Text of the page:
Film critic Simon Dentith defines parody as “any cultural practice which provides a relatively polemical allusive imitation of another cultural production or practice.”
Nope, I’ve got no fucking idea what that means either, and I’ve got a film degree. (That last sentence wasn’t boasting, it’s just nice to write “I’ve got a film degree” and not have to follow it up with “and now I ask people if they want fries with that”).
So while someone a lot cleverer than me can define a spoof as something to do with allusive/polemicals I’ll revert to a much simpler definition of a parody being ‘where talentless gobshites like Jason Friedberg and Aaron Seltzer copy and paste humourless re-enactments of films and television shows released in the last 6 months thus flooding the world with cinematic dyssentry like ‘Date Movie’ and, most recently, ‘Dance Flick’.
But it wasn’t always this way. ‘Airplane’ is the obvious example to cite, being not only a great send-up of the ‘Disaster Genre’ but also a film full of genuinely funny characters and one-liners that Woody Allen would be pleased to have written.
‘Blazing Saddles’, ‘Top Secret’, the first two ‘Naked Gun’ films, ‘Spinal Tap’, the first ‘Austin Powers’ are all of a calibre high enough to make most ‘Funniest Film’ lists.
Add to this this honourable mentions (i.e ones that I quite like) like ‘Spaceballs’, ‘Hot Shots:Part Deux’ and ‘Loaded Weapon’ and, while it may not be the most life-changing of genres, the spoof can deliver exactly what it should: ie a couple of funny potshots at films that take themselves far too seriously.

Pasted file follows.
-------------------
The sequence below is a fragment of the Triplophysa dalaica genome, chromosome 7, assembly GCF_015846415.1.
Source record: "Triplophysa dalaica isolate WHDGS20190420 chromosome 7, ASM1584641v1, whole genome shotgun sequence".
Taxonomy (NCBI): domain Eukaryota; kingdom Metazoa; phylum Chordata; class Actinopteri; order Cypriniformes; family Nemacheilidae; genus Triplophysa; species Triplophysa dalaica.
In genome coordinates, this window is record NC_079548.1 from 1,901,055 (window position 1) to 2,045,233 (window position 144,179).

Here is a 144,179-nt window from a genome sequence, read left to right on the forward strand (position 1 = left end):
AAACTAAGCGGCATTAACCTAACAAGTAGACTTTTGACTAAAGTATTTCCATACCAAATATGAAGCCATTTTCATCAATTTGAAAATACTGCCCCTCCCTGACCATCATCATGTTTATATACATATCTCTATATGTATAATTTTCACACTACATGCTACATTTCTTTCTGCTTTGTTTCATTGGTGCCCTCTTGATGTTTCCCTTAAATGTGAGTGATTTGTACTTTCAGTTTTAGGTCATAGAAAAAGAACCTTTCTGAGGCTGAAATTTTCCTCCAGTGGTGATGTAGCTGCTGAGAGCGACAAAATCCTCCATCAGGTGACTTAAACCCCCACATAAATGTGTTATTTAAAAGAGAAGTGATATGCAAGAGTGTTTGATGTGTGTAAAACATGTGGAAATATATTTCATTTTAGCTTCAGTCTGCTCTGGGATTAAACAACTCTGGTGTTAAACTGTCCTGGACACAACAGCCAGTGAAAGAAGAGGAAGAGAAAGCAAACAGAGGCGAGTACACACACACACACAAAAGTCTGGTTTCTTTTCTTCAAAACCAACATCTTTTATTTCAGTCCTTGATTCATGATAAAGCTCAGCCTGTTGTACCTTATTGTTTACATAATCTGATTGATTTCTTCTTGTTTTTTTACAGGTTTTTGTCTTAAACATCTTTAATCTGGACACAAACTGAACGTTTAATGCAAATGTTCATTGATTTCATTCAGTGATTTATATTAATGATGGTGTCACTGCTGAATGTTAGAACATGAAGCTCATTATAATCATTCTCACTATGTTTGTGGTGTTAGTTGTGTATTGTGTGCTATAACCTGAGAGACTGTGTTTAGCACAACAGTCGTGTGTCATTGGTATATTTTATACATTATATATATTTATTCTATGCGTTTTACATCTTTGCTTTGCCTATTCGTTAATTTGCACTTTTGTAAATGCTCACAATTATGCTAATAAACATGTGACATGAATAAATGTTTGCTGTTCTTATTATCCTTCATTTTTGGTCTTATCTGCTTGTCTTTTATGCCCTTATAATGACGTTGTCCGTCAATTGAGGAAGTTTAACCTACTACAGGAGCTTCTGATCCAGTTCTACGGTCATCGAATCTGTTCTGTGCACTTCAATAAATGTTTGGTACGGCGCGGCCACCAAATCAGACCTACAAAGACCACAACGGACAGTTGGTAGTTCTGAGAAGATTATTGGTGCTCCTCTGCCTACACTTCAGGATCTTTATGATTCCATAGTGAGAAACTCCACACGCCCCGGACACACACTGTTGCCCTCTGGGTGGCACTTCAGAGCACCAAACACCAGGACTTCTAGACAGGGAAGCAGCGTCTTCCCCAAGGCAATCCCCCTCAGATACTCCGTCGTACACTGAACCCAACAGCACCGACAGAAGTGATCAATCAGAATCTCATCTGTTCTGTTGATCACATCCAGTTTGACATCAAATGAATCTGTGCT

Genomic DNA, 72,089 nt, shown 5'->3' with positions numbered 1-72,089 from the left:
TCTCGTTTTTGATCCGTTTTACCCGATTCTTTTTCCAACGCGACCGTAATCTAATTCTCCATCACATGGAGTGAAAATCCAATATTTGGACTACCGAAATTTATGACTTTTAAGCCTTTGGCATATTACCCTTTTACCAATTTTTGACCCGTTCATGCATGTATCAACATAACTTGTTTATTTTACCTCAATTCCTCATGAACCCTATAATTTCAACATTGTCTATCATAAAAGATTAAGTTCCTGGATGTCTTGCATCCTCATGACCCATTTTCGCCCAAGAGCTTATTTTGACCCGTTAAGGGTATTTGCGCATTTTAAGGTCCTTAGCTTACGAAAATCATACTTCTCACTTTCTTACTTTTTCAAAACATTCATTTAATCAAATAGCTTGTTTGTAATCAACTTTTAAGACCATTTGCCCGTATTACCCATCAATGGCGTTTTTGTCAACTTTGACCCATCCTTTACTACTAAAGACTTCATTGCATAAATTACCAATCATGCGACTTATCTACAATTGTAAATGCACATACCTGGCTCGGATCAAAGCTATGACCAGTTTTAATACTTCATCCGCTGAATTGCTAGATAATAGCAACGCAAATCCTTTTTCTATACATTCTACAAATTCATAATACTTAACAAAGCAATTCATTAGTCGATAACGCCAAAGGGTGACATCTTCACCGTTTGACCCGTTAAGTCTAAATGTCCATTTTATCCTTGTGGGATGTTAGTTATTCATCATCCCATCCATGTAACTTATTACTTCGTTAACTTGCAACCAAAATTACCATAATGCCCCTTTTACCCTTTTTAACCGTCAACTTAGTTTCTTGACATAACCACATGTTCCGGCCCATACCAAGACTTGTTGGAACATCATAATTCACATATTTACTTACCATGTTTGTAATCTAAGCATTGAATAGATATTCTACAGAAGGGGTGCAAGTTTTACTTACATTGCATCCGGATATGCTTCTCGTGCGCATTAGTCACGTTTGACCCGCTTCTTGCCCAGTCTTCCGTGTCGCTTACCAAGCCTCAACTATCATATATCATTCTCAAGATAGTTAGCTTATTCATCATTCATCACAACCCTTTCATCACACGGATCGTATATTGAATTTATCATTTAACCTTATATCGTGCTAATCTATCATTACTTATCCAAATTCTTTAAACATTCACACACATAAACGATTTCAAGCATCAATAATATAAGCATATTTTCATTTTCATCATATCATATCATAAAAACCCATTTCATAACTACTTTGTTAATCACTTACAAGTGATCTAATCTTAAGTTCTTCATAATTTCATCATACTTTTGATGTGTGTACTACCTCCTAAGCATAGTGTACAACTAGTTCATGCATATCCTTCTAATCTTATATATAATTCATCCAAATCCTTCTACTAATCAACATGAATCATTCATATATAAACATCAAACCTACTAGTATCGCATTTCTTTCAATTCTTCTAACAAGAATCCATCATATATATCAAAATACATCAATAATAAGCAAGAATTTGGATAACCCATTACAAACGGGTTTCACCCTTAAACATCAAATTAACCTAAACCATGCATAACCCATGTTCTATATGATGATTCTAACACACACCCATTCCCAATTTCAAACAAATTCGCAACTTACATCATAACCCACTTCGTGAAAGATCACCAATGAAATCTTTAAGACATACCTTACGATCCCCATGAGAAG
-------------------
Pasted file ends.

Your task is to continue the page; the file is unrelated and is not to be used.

Yet nowadays the idea of watching a spoof is as funny as the umbrella test.
So what happened? Firstly, blockbusters themselves are now so tongue-in-cheek they could be disguised as parody themselves. In-jokes and winks to the camera feature heavily in big films like ‘Iron Man’ and ‘Spider-man’, therefore taking away the pomp that used to be an easy target. You can’t take the piss out of a man that wears a hat labelled ‘Wanker’ and purposefully hangs his tiny cock out of his pants.
Possible reason Number Two: the 80’s ended, and with them the majority of the best spoofs. ‘Airplane’, ‘Spinal Tap’, and ‘Top Secret’ were all released during the 80’s, a time when the hilarity of human beings was at its height. There wasn’t the amount of ambivalance of the 90’s, where everything was detested but only to a nonchalant level. Instead, the 80’s were so genuinely awful the only response was to point and laugh.
Finally, and crucially the spoof has always been owned for a certain amount of time by one person or group. First up, Mel Brooks reigned supreme from ‘Young Frankenstein’ to ‘Men In Tights’. Then came the ZAZ team of Zucker, Abrahams and Zucker bringing the two ‘Airplanes’, ‘Naked Gun’ and ‘Top Secret’. All we have today are The Wayans Brothers and the aformentioned Friedberg and Seltzer. A sorry state of affairs indeed.
But if it’s just the talent then why didn’t the ZAZ team’s involvement in ‘Scary Movie 4’ raise it above the other dross? Why was Mel Brook’s ‘The Producers’ re-make so bad? Can the ending of the 80’s explain it when ‘Soulplane’ won so many Oscars?
Help me get to the bottom of the death of the spoof with comments below and as a treat here’s a bit of Garth Merenghi. A fine example of good dumb spoof fun.